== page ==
The UN Climate Conference in Paris was a test to see whether national politicians could keep up with the change we are seeing in the real world. Looking at the final agreement published today, one must note: No, unfortunately, our national governments have not passed the test. Instead of a climate deal that phases out emissions by 2050 and allows the world to keep global warming below harmful 1.5 degree, we rather see a text that still tries to manage emissions instead of phasing them out. This is well reflected by the fact that parties could only agree upon the goal of “achieving a balance between anthropogenic emissions by sources and removals by sinks of greenhouse gases” rather than a pact for decarbonisation. [Read more →]
December 12, 2015 Comments Off on Despite a weak outcome: Paris was first “renewables COP”
We said it takes everyone to change everything. And everyone showed up. Last weekend, about 700,000 people from across the globe marched for climate action. We said climate action is a matter of political will. And more than 120 world leaders came to prove their commitment and show leadership. We said we need action, not words. And governments from around the world made their pledges, acknowledging their responsibility and the urgency to act.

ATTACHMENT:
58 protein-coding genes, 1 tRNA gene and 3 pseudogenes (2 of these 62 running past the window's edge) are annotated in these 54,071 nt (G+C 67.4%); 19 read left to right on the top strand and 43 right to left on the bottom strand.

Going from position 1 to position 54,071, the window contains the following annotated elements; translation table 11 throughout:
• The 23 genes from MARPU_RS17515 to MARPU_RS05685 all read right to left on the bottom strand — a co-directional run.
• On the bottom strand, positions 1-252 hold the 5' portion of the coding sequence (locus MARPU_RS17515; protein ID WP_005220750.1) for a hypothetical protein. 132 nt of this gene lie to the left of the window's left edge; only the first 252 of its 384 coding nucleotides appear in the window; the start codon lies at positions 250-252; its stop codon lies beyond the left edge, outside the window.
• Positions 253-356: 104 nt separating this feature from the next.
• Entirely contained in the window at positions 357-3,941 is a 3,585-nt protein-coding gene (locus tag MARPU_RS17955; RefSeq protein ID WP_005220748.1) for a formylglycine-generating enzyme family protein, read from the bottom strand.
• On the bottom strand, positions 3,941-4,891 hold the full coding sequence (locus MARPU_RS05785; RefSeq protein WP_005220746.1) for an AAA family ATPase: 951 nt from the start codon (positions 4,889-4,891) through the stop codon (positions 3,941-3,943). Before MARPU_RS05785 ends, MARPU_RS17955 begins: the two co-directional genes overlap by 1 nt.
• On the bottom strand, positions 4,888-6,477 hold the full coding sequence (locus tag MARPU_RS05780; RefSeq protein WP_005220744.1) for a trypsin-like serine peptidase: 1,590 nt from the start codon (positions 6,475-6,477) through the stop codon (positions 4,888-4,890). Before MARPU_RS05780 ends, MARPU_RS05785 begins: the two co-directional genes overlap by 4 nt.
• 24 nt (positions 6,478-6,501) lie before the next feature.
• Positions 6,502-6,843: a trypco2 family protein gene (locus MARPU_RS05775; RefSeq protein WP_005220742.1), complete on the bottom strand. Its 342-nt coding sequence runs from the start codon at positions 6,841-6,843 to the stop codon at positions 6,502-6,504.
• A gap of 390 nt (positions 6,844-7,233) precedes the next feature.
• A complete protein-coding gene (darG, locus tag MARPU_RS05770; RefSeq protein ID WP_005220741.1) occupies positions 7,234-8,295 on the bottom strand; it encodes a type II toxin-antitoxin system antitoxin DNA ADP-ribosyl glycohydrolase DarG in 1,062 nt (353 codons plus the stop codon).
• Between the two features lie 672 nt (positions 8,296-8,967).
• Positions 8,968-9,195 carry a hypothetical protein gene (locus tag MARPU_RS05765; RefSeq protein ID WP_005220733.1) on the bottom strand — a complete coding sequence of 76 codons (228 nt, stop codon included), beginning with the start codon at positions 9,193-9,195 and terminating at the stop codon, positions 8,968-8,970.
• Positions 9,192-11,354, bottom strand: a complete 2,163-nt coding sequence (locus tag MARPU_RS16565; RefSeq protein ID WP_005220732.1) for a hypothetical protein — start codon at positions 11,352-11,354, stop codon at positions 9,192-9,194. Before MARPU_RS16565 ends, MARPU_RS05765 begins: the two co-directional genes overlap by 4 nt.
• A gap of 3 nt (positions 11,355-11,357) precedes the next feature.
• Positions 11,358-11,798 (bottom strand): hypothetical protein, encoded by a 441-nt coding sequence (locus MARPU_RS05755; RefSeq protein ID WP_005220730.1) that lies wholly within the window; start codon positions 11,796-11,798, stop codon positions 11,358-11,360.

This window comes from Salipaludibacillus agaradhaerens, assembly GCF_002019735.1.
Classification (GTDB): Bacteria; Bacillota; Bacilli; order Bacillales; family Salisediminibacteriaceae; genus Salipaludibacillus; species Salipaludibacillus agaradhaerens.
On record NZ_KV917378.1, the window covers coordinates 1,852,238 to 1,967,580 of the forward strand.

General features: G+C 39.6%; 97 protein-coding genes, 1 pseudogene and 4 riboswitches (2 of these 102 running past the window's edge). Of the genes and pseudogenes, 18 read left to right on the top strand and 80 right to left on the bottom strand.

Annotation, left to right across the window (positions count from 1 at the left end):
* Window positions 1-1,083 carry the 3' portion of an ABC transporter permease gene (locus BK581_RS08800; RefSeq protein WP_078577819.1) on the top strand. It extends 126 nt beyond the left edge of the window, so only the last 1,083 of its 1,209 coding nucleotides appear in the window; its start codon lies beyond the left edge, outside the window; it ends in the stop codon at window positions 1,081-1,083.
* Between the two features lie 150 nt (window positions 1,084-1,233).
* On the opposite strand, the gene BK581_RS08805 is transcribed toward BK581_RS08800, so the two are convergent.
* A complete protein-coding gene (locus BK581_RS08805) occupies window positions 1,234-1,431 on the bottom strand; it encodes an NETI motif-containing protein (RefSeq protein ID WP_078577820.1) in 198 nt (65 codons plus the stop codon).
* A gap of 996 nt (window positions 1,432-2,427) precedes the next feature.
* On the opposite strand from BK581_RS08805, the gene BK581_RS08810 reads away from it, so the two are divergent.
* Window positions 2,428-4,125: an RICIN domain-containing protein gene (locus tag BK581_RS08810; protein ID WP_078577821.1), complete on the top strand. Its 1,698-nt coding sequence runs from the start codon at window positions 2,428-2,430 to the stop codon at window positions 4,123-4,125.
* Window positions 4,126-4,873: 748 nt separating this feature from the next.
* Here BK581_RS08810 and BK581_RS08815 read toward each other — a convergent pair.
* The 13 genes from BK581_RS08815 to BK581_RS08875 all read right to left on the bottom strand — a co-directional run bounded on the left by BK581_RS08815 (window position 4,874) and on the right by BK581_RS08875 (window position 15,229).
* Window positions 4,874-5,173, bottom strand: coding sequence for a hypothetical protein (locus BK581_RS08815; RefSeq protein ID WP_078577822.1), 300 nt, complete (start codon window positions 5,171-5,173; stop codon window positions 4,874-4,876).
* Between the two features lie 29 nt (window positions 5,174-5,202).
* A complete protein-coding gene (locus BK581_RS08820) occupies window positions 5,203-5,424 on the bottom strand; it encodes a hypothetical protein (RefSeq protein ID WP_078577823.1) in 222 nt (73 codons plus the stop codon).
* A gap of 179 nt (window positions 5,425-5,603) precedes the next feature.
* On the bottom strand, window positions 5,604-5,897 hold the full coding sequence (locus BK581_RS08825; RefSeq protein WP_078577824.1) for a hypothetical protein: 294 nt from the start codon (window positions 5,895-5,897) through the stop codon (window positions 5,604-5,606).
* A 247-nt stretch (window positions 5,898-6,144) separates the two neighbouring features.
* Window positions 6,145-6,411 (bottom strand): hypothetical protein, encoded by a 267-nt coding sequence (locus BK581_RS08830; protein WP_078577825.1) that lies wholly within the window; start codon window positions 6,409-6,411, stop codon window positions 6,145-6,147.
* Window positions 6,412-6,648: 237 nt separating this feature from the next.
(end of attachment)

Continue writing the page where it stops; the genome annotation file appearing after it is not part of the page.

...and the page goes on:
September 24, 2014 Comments Off on Hope for Future Generations after Climate Summit
Developing countries are most vulnerable to the devastating impacts of climate change. It is therefore of utmost importance to empower these countries to cope with the loss and damage already happening as a consequence of climate change. However, next to these necessary adaptation measures it is also important to mention, that the Global South can accelerate the economic development along a green trajectory while reducing poverty through the development of renewable energies. This has to be taken into account when discussing the design of newly emerging international funding mechanisms such as the Green Climate Fund (GCF) of the United Nations Framework Convention on Climate Change (UNFCCC).
November 12, 2013 Comments Off on How to spend $100 billion effectively?